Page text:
The most complex installation tool is ADS. It's also the most powerful in many ways. You'll need the items below to set up ADS in your network:

  • One to three machines running Windows Server 2003, Enterprise Edition. These machines host the three core ADS services: Controller Service, Network Boot Service, and Image Distribution Service (see Figure 2). These machines must use 32-bit processors because ADS won't run on or install Itanium-based systems running at 64 bits.
  • Your Windows Server 2003, Enterprise Edition installation CD. A volume license for this edition is also necessary. ADS doesn't support the deployment of single license copies of Windows Server 2003 or Windows 2000 Server. At press time, ADS only supported the English, German, or Japanese editions of Windows for its operation.
  • Lots of disk space—at least 2GB for the ADS installation and enough space to store disk images.
  • Possibly a separate workstation to administer the ADS services. This may be any one of Windows Server 2003, Windows XP Professional or 2000 Professional, or Windows Server 2000. Service Pack 3 is necessary for Windows 2000. The .NET Framework 1.1 also is a requirement. Some servers may require BIOS updates to work with ADS.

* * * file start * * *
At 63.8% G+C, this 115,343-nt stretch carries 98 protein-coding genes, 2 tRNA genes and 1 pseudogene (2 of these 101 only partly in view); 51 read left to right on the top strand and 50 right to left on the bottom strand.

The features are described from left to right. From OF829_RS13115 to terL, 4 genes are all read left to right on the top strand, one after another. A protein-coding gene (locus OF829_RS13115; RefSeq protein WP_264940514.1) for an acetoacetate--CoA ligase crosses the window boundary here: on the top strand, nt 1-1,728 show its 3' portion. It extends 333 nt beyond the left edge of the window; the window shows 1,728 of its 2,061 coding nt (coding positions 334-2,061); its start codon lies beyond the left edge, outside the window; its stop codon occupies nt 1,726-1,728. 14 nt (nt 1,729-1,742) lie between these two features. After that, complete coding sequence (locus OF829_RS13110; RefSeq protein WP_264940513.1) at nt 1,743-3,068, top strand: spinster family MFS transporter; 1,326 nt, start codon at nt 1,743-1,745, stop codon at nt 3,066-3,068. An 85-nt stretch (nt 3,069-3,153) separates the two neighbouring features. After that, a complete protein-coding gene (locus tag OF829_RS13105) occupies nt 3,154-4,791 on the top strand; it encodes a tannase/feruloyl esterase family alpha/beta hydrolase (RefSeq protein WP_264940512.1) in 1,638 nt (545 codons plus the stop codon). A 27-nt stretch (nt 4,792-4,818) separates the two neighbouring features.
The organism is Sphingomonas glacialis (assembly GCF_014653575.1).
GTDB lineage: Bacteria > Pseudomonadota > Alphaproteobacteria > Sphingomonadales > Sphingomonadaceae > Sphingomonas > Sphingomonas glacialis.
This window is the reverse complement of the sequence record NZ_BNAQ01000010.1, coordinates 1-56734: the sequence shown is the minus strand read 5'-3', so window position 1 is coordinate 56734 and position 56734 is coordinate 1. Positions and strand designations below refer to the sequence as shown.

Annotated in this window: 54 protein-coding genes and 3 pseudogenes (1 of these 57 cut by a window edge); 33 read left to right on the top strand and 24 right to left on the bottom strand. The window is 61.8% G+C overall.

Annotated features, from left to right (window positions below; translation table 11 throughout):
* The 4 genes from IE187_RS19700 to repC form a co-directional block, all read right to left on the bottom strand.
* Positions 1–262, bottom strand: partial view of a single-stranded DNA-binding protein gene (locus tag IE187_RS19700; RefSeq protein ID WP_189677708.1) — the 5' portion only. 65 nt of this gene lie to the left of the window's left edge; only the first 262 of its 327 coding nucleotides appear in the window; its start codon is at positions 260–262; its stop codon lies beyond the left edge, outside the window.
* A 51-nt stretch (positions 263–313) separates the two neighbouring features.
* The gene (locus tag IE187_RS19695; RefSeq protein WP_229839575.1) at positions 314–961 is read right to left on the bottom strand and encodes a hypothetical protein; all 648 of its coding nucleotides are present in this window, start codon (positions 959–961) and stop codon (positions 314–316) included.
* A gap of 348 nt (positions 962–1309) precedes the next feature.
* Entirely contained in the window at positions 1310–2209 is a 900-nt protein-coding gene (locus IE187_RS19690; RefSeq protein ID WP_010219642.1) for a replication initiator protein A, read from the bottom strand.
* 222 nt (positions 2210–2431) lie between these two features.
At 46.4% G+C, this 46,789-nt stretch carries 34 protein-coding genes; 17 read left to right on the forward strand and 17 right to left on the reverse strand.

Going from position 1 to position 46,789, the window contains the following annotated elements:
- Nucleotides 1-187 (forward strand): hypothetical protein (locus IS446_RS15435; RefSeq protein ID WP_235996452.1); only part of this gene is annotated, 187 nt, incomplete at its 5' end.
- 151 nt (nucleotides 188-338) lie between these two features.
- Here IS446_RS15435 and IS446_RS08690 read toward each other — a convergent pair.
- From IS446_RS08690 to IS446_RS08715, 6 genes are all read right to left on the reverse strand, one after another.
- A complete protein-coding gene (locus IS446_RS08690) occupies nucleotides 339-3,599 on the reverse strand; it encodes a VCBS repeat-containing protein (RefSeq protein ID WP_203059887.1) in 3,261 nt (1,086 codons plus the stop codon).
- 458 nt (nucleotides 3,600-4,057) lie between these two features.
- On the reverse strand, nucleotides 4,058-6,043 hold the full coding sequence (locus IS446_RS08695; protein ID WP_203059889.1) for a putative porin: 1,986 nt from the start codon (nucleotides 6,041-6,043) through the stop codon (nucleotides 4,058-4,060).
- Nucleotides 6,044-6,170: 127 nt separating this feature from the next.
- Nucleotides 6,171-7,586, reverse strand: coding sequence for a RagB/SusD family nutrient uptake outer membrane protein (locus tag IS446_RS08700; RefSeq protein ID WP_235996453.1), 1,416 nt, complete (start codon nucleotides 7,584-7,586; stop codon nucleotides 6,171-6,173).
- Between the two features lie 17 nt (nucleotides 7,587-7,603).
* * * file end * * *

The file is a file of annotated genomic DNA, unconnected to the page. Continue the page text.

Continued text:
• Access to a Dynamic Host Configuration Protocol (DHCP) service. If this server isn't already available in your network, you can host this service on the same server as ADS.
  • All deployed machines in the same domain or workgroup.
  • All machines on a high-speed network segment because of the massive data transfers required for ADS (though ADS does work with IP multicasting).
  • A public key infrastructure (PKI) to secure communications between ADS and its managed servers. If you don't have a PKI in place, ADS will install one automatically and generate its own certificate. You must place the certificate within a shared folder so that ADS-managed servers may access it.
  • The use of either the Microsoft SQL Server Desktop Engine (MSDE), which is supplied with the ADS installation, or a SQL Server 2000 database for the storage of its controller database.